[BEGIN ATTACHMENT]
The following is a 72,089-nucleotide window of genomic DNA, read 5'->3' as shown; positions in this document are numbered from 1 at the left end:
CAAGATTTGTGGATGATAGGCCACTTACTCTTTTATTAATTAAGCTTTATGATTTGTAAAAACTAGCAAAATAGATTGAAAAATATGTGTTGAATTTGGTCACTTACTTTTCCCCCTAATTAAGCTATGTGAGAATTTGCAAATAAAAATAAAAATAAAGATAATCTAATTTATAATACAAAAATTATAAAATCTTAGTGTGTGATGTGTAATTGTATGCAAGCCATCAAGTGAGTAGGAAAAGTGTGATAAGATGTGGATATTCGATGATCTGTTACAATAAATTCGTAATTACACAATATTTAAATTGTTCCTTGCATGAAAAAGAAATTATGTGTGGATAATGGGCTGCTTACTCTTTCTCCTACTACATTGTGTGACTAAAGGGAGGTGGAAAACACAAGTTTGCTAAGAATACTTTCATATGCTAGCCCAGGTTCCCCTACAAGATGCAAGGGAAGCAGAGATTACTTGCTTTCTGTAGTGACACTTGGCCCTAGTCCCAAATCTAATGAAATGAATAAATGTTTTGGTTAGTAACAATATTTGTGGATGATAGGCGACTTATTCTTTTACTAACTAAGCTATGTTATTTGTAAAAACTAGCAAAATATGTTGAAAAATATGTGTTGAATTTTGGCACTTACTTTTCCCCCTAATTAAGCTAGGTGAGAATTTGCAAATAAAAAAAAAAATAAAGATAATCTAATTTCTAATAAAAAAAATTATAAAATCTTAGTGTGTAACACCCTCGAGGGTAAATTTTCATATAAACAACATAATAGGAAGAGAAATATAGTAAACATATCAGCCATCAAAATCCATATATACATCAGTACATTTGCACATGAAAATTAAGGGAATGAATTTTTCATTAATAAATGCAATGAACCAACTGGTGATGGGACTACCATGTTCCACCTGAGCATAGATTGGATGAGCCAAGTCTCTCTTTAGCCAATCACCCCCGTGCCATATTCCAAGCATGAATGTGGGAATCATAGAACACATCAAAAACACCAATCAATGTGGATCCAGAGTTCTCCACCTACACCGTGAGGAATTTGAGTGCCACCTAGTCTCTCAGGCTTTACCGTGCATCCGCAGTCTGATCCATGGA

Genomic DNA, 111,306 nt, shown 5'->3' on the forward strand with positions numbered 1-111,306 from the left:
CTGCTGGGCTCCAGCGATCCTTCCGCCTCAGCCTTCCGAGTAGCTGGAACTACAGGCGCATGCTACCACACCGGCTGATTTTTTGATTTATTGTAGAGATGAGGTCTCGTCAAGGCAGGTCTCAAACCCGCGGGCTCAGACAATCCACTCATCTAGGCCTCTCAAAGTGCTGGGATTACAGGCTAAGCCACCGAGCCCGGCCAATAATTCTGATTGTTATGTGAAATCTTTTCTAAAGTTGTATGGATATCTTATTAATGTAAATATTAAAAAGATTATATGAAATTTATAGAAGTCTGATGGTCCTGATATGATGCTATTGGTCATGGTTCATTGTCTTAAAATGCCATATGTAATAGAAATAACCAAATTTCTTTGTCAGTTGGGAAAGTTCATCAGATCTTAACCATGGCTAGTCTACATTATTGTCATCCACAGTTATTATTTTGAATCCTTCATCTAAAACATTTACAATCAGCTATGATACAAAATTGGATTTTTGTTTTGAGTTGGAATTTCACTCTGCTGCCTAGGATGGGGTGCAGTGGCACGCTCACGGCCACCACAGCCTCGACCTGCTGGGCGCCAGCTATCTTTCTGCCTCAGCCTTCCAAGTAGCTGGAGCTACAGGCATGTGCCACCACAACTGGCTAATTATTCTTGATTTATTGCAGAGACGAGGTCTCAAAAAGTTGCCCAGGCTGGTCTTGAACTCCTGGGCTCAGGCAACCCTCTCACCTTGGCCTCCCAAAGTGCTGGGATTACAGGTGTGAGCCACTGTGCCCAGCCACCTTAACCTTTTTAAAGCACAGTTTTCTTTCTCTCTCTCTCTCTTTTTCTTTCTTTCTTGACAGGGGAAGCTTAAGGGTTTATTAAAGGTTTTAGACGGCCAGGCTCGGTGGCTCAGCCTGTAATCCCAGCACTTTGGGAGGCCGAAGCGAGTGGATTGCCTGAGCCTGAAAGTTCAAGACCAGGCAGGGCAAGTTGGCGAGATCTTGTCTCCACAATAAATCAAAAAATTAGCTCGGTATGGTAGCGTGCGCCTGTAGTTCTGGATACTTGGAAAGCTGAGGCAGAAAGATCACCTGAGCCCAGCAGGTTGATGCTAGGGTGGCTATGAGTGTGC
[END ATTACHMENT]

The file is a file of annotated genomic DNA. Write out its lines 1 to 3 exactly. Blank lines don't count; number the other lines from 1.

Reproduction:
The following is a 72,089-nucleotide window of genomic DNA, read 5'->3' as shown; positions in this document are numbered from 1 at the left end:
CAAGATTTGTGGATGATAGGCCACTTACTCTTTTATTAATTAAGCTTTATGATTTGTAAAAACTAGCAAAATAGATTGAAAAATATGTGTTGAATTTGGTCACTTACTTTTCCCCCTAATTAAGCTATGTGAGAATTTGCAAATAAAAATAAAAATAAAGATAATCTAATTTATAATACAAAAATTATAAAATCTTAGTGTGTGATGTGTAATTGTATGCAAGCCATCAAGTGAGTAGGAAAAGTGTGATAAGATGTGGATATTCGATGATCTGTTACAATAAATTCGTAATTACACAATATTTAAATTGTTCCTTGCATGAAAAAGAAATTATGTGTGGATAATGGGCTGCTTACTCTTTCTCCTACTACATTGTGTGACTAAAGGGAGGTGGAAAACACAAGTTTGCTAAGAATACTTTCATATGCTAGCCCAGGTTCCCCTACAAGATGCAAGGGAAGCAGAGATTACTTGCTTTCTGTAGTGACACTTGGCCCTAGTCCCAAATCTAATGAAATGAATAAATGTTTTGGTTAGTAACAATATTTGTGGATGATAGGCGACTTATTCTTTTACTAACTAAGCTATGTTATTTGTAAAAACTAGCAAAATATGTTGAAAAATATGTGTTGAATTTTGGCACTTACTTTTCCCCCTAATTAAGCTAGGTGAGAATTTGCAAATAAAAAAAAAAATAAAGATAATCTAATTTCTAATAAAAAAAATTATAAAATCTTAGTGTGTAACACCCTCGAGGGTAAATTTTCATATAAACAACATAATAGGAAGAGAAATATAGTAAACATATCAGCCATCAAAATCCATATATACATCAGTACATTTGCACATGAAAATTAAGGGAATGAATTTTTCATTAATAAATGCAATGAACCAACTGGTGATGGGACTACCATGTTCCACCTGAGCATAGATTGGATGAGCCAAGTCTCTCTTTAGCCAATCACCCCCGTGCCATATTCCAAGCATGAATGTGGGAATCATAGAACACATCAAAAACACCAATCAATGTGGATCCAGAGTTCTCCACCTACACCGTGAGGAATTTGAGTGCCACCTAGTCTCTCAGGCTTTACCGTGCATCCGCAGTCTGATCCATGGA

Genomic DNA, 111,306 nt, shown 5'->3' on the forward strand with positions numbered 1-111,306 from the left: